Have you ever wondered why a criminal lawyer could or would defend a guilty person? Same, so we took the question to an Australian defence lawyer, who told us,
“It’s an understandable question. In today’s world, we are saturated with television shows that almost invariably portray the defence lawyer as the bad guy.
The media is filled with stories about defence lawyers exploiting “loopholes” in the law. The streets are flooded with bad guys who those nasty lawyers have freed, etc. etc.
I get this question all the time!
But, as it happens, defence lawyers are not the soulless crooks that the media would have you believe. Most of the time, we are the people helping David take on Goliath – fighting for the little guy when no one else will. Despite what people may think, I refuse to feel bad about the job I do.
The job of a criminal defence is lawyer is divided into two main parts – acting on sentence, and defending people.
(Image: Michelle Carter sits with her defence lawyer in court)
The vast majority of people accused of a criminal offence plead guilty. They may retain a lawyer to try and minimise the sentence they receive.
My job, then, is to help them tell their side – to portray them in the best possible light to avoid a conviction, reduce a fine, or try to keep them out of gaol.
There are two things to say about that. Firstly, of course there times that the client gets a lenient sentence. There are also times they get an excessively harsh sentence. I can’t help that. Magistrates and judges will inevitably exercise discretion in different ways.
What I can do is make sure that my clients side of the story is told. The prosecution will point out all the bad things, and I will try and make sure the good things are heard as well.
Want to see a criminal lawyer in action?
Here are the final arguments from Michelle Carter’s defence lawyer in the topical suicide case; where she was found guilty of manslaughter for sending her boyfriend texts encouraging him to kill himself.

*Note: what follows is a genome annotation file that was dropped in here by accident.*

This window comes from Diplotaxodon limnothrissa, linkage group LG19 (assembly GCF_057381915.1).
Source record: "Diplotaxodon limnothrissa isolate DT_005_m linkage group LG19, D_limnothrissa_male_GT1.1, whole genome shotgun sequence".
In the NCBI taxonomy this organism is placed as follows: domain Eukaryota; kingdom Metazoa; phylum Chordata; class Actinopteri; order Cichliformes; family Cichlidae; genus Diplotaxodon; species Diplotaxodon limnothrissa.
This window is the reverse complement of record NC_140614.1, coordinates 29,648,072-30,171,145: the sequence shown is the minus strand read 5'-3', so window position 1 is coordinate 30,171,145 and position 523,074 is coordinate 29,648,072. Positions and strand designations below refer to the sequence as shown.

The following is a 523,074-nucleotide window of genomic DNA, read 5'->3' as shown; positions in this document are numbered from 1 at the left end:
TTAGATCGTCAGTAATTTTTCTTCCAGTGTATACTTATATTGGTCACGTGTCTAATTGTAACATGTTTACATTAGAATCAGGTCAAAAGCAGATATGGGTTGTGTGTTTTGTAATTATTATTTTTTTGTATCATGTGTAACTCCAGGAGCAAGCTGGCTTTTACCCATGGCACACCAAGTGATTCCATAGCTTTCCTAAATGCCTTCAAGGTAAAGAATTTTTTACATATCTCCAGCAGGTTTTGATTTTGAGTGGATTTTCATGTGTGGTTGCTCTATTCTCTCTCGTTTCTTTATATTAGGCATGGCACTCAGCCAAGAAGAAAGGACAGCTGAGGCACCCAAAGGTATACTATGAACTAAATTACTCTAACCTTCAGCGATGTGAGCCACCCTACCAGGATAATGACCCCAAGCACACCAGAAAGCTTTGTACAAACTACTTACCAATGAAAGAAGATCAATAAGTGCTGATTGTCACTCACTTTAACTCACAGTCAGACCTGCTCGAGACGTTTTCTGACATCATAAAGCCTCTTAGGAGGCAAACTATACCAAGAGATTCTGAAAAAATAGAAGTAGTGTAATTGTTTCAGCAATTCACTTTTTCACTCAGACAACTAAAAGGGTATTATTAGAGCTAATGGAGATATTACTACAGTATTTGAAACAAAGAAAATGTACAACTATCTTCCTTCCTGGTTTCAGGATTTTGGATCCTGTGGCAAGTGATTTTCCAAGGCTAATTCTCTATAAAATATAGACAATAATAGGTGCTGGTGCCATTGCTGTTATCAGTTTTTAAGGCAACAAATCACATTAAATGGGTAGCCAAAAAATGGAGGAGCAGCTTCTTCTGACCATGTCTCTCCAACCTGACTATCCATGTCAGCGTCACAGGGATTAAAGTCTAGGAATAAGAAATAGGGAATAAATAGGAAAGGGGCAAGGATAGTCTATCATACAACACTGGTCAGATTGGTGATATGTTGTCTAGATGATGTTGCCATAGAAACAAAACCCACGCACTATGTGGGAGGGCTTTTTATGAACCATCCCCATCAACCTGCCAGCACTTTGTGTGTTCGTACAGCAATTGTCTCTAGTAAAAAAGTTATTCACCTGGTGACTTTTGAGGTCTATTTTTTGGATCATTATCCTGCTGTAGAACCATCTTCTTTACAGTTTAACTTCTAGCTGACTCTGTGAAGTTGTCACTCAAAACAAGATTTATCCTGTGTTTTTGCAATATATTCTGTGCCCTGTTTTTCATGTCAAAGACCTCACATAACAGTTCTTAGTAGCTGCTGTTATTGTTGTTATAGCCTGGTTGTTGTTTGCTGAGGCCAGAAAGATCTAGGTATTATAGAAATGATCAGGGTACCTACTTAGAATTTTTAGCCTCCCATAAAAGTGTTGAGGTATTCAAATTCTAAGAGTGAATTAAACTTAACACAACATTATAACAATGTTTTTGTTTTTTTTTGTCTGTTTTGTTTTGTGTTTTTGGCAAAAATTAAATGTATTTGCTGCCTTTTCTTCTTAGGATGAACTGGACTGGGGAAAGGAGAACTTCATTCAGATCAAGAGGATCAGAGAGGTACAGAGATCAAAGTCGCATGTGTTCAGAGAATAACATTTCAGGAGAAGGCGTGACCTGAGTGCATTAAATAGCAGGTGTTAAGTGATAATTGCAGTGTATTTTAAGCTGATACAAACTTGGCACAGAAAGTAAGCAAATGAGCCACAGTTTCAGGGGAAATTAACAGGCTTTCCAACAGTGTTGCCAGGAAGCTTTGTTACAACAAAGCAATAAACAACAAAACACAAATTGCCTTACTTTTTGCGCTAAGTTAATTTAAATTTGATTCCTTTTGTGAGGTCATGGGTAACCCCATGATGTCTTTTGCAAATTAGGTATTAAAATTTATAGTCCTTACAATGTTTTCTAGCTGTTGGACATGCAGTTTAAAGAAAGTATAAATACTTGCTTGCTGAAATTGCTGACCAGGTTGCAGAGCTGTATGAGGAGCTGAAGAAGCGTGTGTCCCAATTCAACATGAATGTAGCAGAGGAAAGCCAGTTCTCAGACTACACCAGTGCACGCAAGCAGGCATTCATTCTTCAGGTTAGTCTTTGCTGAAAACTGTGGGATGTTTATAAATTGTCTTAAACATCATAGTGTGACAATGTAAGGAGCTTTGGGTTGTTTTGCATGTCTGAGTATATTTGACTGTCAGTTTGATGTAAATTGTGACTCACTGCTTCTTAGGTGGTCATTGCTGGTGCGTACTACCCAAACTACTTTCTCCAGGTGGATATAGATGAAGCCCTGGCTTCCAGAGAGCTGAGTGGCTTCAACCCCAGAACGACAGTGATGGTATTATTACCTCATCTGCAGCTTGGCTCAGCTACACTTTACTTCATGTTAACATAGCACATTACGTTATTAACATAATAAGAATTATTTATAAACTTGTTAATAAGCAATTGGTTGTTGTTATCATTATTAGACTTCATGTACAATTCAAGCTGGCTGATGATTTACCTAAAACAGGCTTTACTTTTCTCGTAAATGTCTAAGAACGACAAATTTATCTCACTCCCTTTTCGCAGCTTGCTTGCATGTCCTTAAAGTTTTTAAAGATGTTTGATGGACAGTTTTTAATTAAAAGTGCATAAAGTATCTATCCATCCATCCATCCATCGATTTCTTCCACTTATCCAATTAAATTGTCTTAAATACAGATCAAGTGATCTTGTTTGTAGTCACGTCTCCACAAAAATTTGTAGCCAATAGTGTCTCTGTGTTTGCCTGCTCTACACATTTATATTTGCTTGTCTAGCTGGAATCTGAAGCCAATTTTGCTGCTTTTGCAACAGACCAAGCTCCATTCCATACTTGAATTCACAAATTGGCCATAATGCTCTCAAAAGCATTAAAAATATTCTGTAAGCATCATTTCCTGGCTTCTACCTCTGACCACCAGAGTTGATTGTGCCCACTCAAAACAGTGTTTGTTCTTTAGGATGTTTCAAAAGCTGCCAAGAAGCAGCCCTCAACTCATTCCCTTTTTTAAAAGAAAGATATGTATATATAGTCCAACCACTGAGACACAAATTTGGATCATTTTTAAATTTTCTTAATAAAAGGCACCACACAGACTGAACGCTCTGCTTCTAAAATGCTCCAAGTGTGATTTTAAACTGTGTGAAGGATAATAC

This includes people charged with heinous crimes. What would you prefer? That they be hung drawn and quartered in the city square? Or rather that the court has the benefit of understanding the circumstances that lead to their offending behaviour, or perhaps the treatment that they are now receiving?
The other part of my work is defending people – trying to show that the Crown have not proved their case beyond a reasonable doubt.
This can be an ugly part of the job, but it is the most important part. How are we to decide if a person should be punished? Just take the word of police, or the accuser?
Unfortunately (and I really do mean that – unfortunately) we cannot always take alleged victims or the police at their word. Moreover, people can be mistaken – they mishear, they misremember and they get people or situations confused.
I don’t get to decide who deserves a defence and who doesn’t.
My job is to defend people. Sometimes I will be on the side of right, and no doubt sometimes I have been mislead. It’s up to the court to decide that – not me.
My job isn’t always pretty. But I know that I play a crucial role in our criminal justice system. Without people like me, the state would have unfettered power to punish and imprison whoever they wanted.
The flip side of the coin is what happens if a defence attorney is lazy or sloppy and an innocent person is convicted? That’s why it is more stressful in dealing with an innocent person.”